Shizukawa is almost constantly overflowing with traffic; boats traveling up or downriver ferrying goods between Heionmura and Heishi, fishers, or even pleasure boats. Travel is not cheap, but it is prolific.
It is said that when the spirits drew forth the land from the sea, three sister spirits claimed Mount ____ as their home. When the Eransujin made landfall, these three climbed down a rope to the coast, and greeted the people on their arrival. The people were allowed to use this rope to climb up the mountain, and where the rope was anchored they planted the quince tree and dedicated a shrine to the spirits.
As the roots of the quince sank into the soil, the spirits turned their rope into a river, deep and slow, which would nourish the quince, and still provide easy transport up to the mountain.
Dungeons & Dragons® is a game of Story first, Rules later. Although the system is generally considered very crunchy, the story must always be given priority over the rules. Most of the house rules on this page are designed with this goal in mind.
The following are rules of etiquette and the table. They have no bearing on mechanics, but do influence how you play and interact.
Challenging the Rules
Players are encouraged to call the DM on his mistakes. To do so, state clearly that you want to challenge a ruling, which ruling, and what you think the mistake was. The DM will then review the ruling a second time, probably taking some time to double check the books. Do not argue while the DM is looking things up, but do answer any questions. After review, the DM will make a revised decision. At this point, the ruling cannot be contested again during the game. If you wish to continue the discussion, please do so outside of game time.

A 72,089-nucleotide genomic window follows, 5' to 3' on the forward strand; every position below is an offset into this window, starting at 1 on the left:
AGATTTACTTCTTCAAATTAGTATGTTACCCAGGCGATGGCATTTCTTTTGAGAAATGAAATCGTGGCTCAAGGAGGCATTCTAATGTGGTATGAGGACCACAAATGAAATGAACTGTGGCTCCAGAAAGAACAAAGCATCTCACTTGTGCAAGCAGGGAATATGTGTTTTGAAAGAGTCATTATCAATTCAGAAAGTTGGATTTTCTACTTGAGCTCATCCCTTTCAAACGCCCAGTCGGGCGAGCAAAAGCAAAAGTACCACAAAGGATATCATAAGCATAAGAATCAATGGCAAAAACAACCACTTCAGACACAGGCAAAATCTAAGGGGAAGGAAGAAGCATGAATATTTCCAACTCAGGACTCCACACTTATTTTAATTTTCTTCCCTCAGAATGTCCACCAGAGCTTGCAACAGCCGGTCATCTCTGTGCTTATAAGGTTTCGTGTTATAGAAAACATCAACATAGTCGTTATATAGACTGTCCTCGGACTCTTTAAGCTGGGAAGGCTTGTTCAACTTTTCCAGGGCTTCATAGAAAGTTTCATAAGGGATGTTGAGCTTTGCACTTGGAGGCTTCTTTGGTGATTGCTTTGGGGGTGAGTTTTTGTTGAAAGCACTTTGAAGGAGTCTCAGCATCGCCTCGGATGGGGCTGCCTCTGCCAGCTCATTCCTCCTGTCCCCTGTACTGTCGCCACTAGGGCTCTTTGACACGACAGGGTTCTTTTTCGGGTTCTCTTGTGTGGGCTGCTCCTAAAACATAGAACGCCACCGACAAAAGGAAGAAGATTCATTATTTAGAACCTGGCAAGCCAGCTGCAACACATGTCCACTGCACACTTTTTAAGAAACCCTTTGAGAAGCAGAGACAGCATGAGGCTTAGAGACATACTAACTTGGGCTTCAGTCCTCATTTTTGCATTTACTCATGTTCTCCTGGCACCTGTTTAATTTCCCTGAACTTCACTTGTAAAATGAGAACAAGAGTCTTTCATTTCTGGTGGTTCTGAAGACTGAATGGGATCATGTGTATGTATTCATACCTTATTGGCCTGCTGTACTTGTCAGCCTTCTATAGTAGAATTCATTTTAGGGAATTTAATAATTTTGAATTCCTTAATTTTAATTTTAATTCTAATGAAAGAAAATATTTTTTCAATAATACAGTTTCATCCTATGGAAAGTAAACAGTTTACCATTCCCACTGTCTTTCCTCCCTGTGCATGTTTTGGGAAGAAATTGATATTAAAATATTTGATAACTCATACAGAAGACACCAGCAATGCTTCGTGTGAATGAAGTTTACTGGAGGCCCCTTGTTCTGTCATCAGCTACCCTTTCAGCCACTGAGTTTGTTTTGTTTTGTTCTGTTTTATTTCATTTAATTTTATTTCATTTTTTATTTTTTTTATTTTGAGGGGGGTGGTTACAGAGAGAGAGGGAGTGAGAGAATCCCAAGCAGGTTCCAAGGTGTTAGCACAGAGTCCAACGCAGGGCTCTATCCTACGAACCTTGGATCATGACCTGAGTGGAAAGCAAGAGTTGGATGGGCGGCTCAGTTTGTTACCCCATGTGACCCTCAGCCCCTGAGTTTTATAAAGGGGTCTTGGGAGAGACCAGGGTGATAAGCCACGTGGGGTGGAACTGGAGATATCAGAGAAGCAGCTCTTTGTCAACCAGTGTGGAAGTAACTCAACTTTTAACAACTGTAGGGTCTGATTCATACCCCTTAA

Any custom content you wish to use should be copied onto this wiki for the DM's reference. The DM encourages custom content, and enjoys creating it himself, so if you wish to include something in the game, just ask!
When you level up, you must roll to determine your new hit points. You may not take the average for your class.
The following rules have been directly changed from those that appear in the PHB or DMG.
When you reach 0 hit points, you gain a level of Exhaustion.
With DM Permission, if your character dies, you may instead choose to have your character live on with an injury (DMG pg. 272).
The DM may award Inspiration to a player at any time. A player either has or does not have Inspiration; it cannot be stacked.
Inspiration can be used to force a reroll of any single d20 in the game, whether it is the DM's, the player who has Inspiration's, or another player's.
Inspiration cannot be transferred to another player; the player who has inspiration must choose which d20 roll to use it on.
When you reach 8th level as a Cleric, you may choose between Potent Spellcasting (from the Knowledge and Light domains), or Divine Strike (from the Life, Nature, Tempest, Trickery, War, and Death domains).
Advantage and Disadvantage only cancel one instance of the other. For example, if you have Advantage from two different sources, and Disadvantage from one source, you will roll with Advantage, because the Disadvantage cannot cancel both sources.
The following rule expansions are used in this game.
These rules provide numerous options for how to spend your downtime.
These rules explain how the cold impacts characters, and how to mitigate its impact.